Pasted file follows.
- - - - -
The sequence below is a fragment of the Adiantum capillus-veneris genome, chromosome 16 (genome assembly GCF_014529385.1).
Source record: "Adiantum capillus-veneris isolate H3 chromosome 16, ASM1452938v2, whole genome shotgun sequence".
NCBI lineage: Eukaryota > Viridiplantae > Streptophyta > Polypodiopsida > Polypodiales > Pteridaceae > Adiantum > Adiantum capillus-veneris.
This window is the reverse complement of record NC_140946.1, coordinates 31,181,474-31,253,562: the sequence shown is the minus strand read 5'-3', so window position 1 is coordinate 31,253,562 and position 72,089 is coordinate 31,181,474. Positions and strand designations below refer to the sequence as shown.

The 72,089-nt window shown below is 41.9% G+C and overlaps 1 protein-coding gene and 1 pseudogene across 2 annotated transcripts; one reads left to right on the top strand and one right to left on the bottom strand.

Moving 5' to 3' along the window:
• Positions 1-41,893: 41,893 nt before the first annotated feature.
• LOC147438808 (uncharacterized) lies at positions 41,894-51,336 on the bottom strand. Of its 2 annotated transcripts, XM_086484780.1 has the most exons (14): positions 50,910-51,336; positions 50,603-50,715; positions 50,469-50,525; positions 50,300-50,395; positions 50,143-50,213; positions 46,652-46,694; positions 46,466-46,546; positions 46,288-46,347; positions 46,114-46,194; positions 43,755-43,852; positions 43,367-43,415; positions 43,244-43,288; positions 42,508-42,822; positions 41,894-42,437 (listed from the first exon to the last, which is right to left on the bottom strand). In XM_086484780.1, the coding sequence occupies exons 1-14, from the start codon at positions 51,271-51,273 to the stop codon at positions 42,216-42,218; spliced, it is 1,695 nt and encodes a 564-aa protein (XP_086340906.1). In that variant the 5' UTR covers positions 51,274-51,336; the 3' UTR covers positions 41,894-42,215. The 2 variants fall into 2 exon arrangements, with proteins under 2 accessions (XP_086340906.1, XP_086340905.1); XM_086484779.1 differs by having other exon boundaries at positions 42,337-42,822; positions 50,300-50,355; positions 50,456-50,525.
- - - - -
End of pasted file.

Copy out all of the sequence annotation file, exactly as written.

The sequence below is a fragment of the Adiantum capillus-veneris genome, chromosome 16 (genome assembly GCF_014529385.1).
Source record: "Adiantum capillus-veneris isolate H3 chromosome 16, ASM1452938v2, whole genome shotgun sequence".
NCBI lineage: Eukaryota > Viridiplantae > Streptophyta > Polypodiopsida > Polypodiales > Pteridaceae > Adiantum > Adiantum capillus-veneris.
This window is the reverse complement of record NC_140946.1, coordinates 31,181,474-31,253,562: the sequence shown is the minus strand read 5'-3', so window position 1 is coordinate 31,253,562 and position 72,089 is coordinate 31,181,474. Positions and strand designations below refer to the sequence as shown.

The 72,089-nt window shown below is 41.9% G+C and overlaps 1 protein-coding gene and 1 pseudogene across 2 annotated transcripts; one reads left to right on the top strand and one right to left on the bottom strand.

Moving 5' to 3' along the window:
• Positions 1-41,893: 41,893 nt before the first annotated feature.
• LOC147438808 (uncharacterized) lies at positions 41,894-51,336 on the bottom strand. Of its 2 annotated transcripts, XM_086484780.1 has the most exons (14): positions 50,910-51,336; positions 50,603-50,715; positions 50,469-50,525; positions 50,300-50,395; positions 50,143-50,213; positions 46,652-46,694; positions 46,466-46,546; positions 46,288-46,347; positions 46,114-46,194; positions 43,755-43,852; positions 43,367-43,415; positions 43,244-43,288; positions 42,508-42,822; positions 41,894-42,437 (listed from the first exon to the last, which is right to left on the bottom strand). In XM_086484780.1, the coding sequence occupies exons 1-14, from the start codon at positions 51,271-51,273 to the stop codon at positions 42,216-42,218; spliced, it is 1,695 nt and encodes a 564-aa protein (XP_086340906.1). In that variant the 5' UTR covers positions 51,274-51,336; the 3' UTR covers positions 41,894-42,215. The 2 variants fall into 2 exon arrangements, with proteins under 2 accessions (XP_086340906.1, XP_086340905.1); XM_086484779.1 differs by having other exon boundaries at positions 42,337-42,822; positions 50,300-50,355; positions 50,456-50,525.